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These works have crossed the Atlantic for a special viewing from 30 September-20 October 2011 at Boo-Hooray in NYC. The gallery has also published a limited edition (250 copies) catalog along with 500 pressings of a 7-inch vinyl recording featuring Crass' Penny Rimbaud, with cover art by Vaucher.

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An opening reception will be held from 6-9pm Friday, 30 September 2011. RSVP online at Boo-Horray. See images in the gallery.

ASCO Firsthand

-Via -

ASCO Firsthand:

Recently, we talked to members of Asco, subject of the current exhibition at LACMA. Harry Gamboa Jr., Patssi Valdez, Willie Herrón and Gronk all stopped by during the installation of the show to share memories of the early years of the conceptual art group from East Los Angeles.

One of the events we talked about was the performance captured in the photograph below. Pattsi, Herb Sandoval, Willie, and Gronk appear in the midst of an impromptu meal, captured on film by Harry.

Harry Gamboa Jr., First Supper After a Major Riot, 1974, printed 2011. Courtesy of Harry Gamboa Jr.

The riot referenced in the title occurred nearby in 1971, when the Chicano Moratorium held a peaceful demonstration that degenerated into police brutality.

Harry Gamboa Jr.: LA County sheriffs open fired on innocent students and protestors, and wounded and killed many people who were protesting against the war in Vietnam, and were also protesting against police violence, which was followed by a two to three and a half year crackdown on young people gathering on the streets of East Los Angeles.

At the time that we shot [First Supper After a Major Riot], we felt that it had been long enough. It was time for it to be extinguished. And so, we declared it to be a celebration.

Willie Herrón: At the time of the Moratorium, I was in high school. I remember the procession originating at Belvedere Park, protesting the Vietnam War and all the Chicanos that lost their lives.  The police brutality was incredible. It affected me quite a bit and I think it affected all of us. So that’s why Whittier Boulevard became such an important street, and a place for us to conduct our performances and connect them to our community and the way society viewed us at the time.

Gronk: We decided that it was time that we would take action and actually use the streets once again. We would take over a street or a neighborhood and activate it in some way.

Pattsi Valdez: These performances usually happened really quickly. An idea would be sparked and then we’d gather all our stuff and Harry would pick us all up, and we’d put everything in the car, and then we’d zoom off into the city and find the location.

I think it was a combination of performance art and protest. For me, it was very important to try to get noticed because I had things to say. I felt like I had to do it in a big way, so that the viewer would pay attention. The look, the make-up: I needed for you to pay attention, because I had a message.

Harry: I’m behind the camera. I’m kind of pointing and telling people where to go, and actually, I was holding a handful of people at bay from entering into the frame. Because people wanted to join them.

Pattsi: Gronk brought that painting, it was rolled up. And when Gronk unrolled, unfurled that painting and hung it there, I was really amazed by the beauty of that and power of that painting.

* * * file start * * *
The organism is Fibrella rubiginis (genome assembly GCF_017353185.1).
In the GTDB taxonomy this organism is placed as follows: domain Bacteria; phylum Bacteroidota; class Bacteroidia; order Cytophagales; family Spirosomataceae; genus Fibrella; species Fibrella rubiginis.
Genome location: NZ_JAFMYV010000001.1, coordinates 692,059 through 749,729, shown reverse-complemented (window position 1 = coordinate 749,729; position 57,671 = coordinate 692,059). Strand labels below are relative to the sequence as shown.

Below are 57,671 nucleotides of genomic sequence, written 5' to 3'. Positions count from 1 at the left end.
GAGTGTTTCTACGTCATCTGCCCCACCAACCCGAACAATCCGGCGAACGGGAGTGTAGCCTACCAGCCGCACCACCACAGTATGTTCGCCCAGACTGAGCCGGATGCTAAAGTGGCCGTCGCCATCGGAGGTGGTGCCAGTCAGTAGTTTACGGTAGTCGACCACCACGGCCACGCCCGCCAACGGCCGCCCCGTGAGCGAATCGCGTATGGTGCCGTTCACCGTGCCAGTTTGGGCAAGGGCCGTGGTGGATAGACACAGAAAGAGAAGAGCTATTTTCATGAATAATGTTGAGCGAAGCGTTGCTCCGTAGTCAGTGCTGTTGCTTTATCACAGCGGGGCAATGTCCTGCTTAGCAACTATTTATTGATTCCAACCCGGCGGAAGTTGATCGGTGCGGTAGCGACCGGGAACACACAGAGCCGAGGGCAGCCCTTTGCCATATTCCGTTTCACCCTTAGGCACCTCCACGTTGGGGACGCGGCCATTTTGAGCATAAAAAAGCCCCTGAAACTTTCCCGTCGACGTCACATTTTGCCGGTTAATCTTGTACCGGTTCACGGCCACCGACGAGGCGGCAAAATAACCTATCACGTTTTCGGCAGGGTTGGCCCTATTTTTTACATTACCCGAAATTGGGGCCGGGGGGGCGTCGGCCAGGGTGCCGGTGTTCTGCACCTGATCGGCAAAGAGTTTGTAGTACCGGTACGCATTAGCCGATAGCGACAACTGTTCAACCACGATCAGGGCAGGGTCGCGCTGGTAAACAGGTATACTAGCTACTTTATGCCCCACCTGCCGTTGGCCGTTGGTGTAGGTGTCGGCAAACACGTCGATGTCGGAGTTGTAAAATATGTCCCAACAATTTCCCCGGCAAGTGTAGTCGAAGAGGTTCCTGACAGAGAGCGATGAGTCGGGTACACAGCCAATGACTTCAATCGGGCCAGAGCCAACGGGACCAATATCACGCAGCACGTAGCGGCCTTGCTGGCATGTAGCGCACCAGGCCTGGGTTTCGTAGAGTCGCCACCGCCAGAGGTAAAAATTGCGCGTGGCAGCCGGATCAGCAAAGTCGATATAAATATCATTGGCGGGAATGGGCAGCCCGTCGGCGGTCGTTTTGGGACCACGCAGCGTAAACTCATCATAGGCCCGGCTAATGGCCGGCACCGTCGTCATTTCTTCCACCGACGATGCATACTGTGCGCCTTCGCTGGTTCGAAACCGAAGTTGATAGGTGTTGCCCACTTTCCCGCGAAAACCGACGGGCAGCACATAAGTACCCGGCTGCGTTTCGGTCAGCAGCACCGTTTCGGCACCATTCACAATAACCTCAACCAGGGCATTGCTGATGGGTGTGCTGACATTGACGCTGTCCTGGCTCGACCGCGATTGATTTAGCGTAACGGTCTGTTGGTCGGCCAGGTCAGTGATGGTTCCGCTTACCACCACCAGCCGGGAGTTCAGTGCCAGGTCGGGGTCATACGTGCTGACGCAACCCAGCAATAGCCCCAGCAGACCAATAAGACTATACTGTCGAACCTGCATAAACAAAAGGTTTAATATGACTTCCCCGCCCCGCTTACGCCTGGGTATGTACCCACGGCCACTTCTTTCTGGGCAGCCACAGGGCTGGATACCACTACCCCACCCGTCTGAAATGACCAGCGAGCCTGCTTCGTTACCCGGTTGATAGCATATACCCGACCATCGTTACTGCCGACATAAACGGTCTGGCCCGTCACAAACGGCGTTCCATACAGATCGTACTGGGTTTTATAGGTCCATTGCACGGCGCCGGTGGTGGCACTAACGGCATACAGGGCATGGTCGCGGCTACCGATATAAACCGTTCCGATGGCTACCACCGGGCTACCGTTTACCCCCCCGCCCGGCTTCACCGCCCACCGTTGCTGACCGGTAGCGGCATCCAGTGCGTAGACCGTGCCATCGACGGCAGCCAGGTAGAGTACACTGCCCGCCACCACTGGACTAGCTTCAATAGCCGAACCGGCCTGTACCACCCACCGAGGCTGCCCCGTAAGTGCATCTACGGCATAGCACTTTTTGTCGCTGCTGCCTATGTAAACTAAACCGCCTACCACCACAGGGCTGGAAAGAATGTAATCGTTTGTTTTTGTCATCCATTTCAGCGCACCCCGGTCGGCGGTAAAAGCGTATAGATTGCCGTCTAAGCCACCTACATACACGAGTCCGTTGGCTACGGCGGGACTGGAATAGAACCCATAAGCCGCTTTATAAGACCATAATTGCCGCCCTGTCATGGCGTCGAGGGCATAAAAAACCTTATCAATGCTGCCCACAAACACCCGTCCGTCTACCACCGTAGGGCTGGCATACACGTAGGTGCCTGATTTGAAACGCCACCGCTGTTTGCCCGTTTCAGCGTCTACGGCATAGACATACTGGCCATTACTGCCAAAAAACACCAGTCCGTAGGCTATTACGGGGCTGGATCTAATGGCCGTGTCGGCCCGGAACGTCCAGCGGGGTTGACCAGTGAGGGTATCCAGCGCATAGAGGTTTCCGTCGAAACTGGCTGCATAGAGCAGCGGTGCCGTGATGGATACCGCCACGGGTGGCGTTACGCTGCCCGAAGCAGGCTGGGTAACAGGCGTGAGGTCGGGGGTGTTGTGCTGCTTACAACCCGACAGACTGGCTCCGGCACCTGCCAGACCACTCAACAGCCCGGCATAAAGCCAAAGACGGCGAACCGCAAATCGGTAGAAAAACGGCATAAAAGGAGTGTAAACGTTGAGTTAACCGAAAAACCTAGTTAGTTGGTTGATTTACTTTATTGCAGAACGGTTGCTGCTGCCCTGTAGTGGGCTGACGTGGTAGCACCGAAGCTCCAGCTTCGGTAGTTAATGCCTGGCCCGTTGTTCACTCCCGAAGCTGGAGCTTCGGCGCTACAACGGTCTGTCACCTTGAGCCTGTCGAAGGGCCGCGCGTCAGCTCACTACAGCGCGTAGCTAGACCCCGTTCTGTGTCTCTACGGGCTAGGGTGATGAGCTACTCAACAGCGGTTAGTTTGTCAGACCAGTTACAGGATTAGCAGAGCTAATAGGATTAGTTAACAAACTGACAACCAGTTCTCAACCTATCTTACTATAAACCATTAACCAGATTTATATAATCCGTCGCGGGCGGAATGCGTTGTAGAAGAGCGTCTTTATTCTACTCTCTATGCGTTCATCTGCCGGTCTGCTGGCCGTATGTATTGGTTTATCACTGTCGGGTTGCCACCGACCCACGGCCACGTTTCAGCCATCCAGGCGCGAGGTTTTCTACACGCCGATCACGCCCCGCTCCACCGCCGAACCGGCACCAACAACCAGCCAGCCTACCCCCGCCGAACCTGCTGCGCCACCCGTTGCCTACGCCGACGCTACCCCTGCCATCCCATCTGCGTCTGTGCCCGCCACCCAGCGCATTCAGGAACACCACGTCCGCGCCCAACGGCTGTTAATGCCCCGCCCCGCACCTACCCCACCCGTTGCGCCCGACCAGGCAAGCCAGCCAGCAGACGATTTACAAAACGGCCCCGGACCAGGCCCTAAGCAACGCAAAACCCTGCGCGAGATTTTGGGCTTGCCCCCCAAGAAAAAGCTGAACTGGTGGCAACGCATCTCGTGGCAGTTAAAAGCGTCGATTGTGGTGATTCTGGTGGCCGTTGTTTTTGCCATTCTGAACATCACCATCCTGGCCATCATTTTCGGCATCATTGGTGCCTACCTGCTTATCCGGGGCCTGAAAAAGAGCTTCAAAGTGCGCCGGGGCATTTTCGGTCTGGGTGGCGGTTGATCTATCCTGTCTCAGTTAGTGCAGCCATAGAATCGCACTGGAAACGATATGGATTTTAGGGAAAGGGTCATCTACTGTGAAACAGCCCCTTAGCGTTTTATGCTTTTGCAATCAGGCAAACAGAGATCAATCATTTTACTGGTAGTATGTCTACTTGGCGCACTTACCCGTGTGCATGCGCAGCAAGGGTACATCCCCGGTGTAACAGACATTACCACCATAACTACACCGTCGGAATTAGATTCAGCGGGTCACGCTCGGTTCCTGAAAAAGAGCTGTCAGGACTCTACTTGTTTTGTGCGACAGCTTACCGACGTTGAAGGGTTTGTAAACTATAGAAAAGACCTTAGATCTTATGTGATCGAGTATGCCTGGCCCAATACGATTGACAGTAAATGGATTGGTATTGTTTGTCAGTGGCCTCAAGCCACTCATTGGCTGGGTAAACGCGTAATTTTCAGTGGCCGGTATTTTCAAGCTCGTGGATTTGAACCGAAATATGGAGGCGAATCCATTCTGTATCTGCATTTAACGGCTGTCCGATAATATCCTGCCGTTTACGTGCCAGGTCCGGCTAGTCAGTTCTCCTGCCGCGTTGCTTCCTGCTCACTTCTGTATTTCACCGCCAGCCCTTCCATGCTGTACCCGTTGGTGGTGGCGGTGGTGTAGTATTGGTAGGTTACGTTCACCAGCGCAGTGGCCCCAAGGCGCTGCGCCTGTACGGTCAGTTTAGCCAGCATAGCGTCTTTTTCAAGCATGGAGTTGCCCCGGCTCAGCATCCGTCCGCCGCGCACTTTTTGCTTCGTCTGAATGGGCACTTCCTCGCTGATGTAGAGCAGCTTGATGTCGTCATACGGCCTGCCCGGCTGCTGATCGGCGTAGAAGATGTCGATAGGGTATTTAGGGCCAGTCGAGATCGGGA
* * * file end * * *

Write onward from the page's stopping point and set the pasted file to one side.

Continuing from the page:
Gronk: It is an image called The Truth of the Terror in Chile. That was one of my first paintings. Allende’s government had just fallen and artists in Chile were being taken into the stadium and hands chopped off or tortured. I was reacting to that.

During the performance, people either honked their horns or cheered us on. But also in the back of our minds…at the time a phone call was ten cents, so we all had ten cents in our pocket just in case we had to make that phone call from jail.

We’ll have audio from the interviews here soon.

Amy Heibel

In the summer of 1950...

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In the summer of 1950, Hans Namuth approached Jackson Pollock...:

In the summer of 1950, Hans Namuth approached Jackson Pollock and asked the abstract expressionist painter if he could photograph him in his studio, working with his “drip” technique of painting. When Namuth arrived, he found:

A dripping wet canvas covered the entire floor. Blinding shafts of sunlight hit the wet canvas, making its surface hard to see. There was complete silence…. Pollock looked at the painting. Then unexpectedly, he picked up can and paintbrush and started to move around the canvas. It was as if he suddenly realized the painting was not finished. His movements, slow at first, gradually became faster and more dancelike as he flung black, white and rust-colored paint onto the canvas.

The images from this shoot “helped transform Pollock from a talented, cranky loner into the first media-driven superstar of American contemporary art, the jeans-clad, chain-smoking poster boy of abstract expressionism,” one critic later wrote in The Washington Post. But Namuth wasn’t satisfied that he had really captured the essence of Pollock’s work. He wanted to capture Pollock in motion and color, to focus on the painter and painting alike.

Above, you can watch the result of Namuth’s second effort. The ten-minute film, simply called Jackson Pollock 51 (the 51 being short for 1951), lets you see Pollock painting from a unique angle — through glass. The film achieved Namuth’s aesthetic goals, but it came at a price. Apparently the filming taxed Pollock emotionally, and by the evening, the painter decided to pour himself some bourbon, his first drink in two years. A blowout argument followed; Pollock never stopped drinking again; and it was downhill from there…

(via Jackson Pollock: Lights, Camera, Paint! (1951) | Open Culture)

Banksyesque Piggies

VIA Design You Trust by Mircow

new zealand police 4 Become a cop

New Zealand Police recruitment campaign by M&C Saatchi.